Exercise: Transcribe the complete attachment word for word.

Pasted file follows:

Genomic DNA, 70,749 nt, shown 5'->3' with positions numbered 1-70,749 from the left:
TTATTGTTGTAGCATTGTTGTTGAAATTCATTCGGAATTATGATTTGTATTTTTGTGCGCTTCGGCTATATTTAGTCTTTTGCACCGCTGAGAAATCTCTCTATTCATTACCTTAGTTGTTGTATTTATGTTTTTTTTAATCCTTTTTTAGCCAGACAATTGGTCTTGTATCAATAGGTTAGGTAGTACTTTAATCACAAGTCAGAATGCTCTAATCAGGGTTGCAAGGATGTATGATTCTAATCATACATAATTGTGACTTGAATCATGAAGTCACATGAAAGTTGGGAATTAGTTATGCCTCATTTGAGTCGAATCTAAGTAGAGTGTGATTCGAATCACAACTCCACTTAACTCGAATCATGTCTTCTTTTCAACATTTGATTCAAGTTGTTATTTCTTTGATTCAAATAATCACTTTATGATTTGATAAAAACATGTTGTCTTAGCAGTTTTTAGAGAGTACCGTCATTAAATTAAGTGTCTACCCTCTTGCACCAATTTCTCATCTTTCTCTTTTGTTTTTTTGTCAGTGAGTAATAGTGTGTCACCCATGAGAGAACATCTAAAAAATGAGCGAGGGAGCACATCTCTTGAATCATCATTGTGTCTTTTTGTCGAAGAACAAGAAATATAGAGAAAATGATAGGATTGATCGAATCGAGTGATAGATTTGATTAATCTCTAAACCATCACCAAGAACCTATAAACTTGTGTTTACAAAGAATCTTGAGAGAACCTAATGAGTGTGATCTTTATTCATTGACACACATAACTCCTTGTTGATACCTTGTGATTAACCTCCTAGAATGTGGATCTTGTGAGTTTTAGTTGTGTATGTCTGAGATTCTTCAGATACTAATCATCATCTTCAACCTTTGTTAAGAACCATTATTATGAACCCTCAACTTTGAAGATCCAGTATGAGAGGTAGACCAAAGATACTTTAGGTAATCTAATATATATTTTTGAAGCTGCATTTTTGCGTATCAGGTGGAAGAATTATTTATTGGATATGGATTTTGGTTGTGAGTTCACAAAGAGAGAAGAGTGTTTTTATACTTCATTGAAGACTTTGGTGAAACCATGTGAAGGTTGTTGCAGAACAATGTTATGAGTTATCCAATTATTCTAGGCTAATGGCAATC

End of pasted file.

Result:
Genomic DNA, 70,749 nt, shown 5'->3' with positions numbered 1-70,749 from the left:
TTATTGTTGTAGCATTGTTGTTGAAATTCATTCGGAATTATGATTTGTATTTTTGTGCGCTTCGGCTATATTTAGTCTTTTGCACCGCTGAGAAATCTCTCTATTCATTACCTTAGTTGTTGTATTTATGTTTTTTTTAATCCTTTTTTAGCCAGACAATTGGTCTTGTATCAATAGGTTAGGTAGTACTTTAATCACAAGTCAGAATGCTCTAATCAGGGTTGCAAGGATGTATGATTCTAATCATACATAATTGTGACTTGAATCATGAAGTCACATGAAAGTTGGGAATTAGTTATGCCTCATTTGAGTCGAATCTAAGTAGAGTGTGATTCGAATCACAACTCCACTTAACTCGAATCATGTCTTCTTTTCAACATTTGATTCAAGTTGTTATTTCTTTGATTCAAATAATCACTTTATGATTTGATAAAAACATGTTGTCTTAGCAGTTTTTAGAGAGTACCGTCATTAAATTAAGTGTCTACCCTCTTGCACCAATTTCTCATCTTTCTCTTTTGTTTTTTTGTCAGTGAGTAATAGTGTGTCACCCATGAGAGAACATCTAAAAAATGAGCGAGGGAGCACATCTCTTGAATCATCATTGTGTCTTTTTGTCGAAGAACAAGAAATATAGAGAAAATGATAGGATTGATCGAATCGAGTGATAGATTTGATTAATCTCTAAACCATCACCAAGAACCTATAAACTTGTGTTTACAAAGAATCTTGAGAGAACCTAATGAGTGTGATCTTTATTCATTGACACACATAACTCCTTGTTGATACCTTGTGATTAACCTCCTAGAATGTGGATCTTGTGAGTTTTAGTTGTGTATGTCTGAGATTCTTCAGATACTAATCATCATCTTCAACCTTTGTTAAGAACCATTATTATGAACCCTCAACTTTGAAGATCCAGTATGAGAGGTAGACCAAAGATACTTTAGGTAATCTAATATATATTTTTGAAGCTGCATTTTTGCGTATCAGGTGGAAGAATTATTTATTGGATATGGATTTTGGTTGTGAGTTCACAAAGAGAGAAGAGTGTTTTTATACTTCATTGAAGACTTTGGTGAAACCATGTGAAGGTTGTTGCAGAACAATGTTATGAGTTATCCAATTATTCTAGGCTAATGGCAATC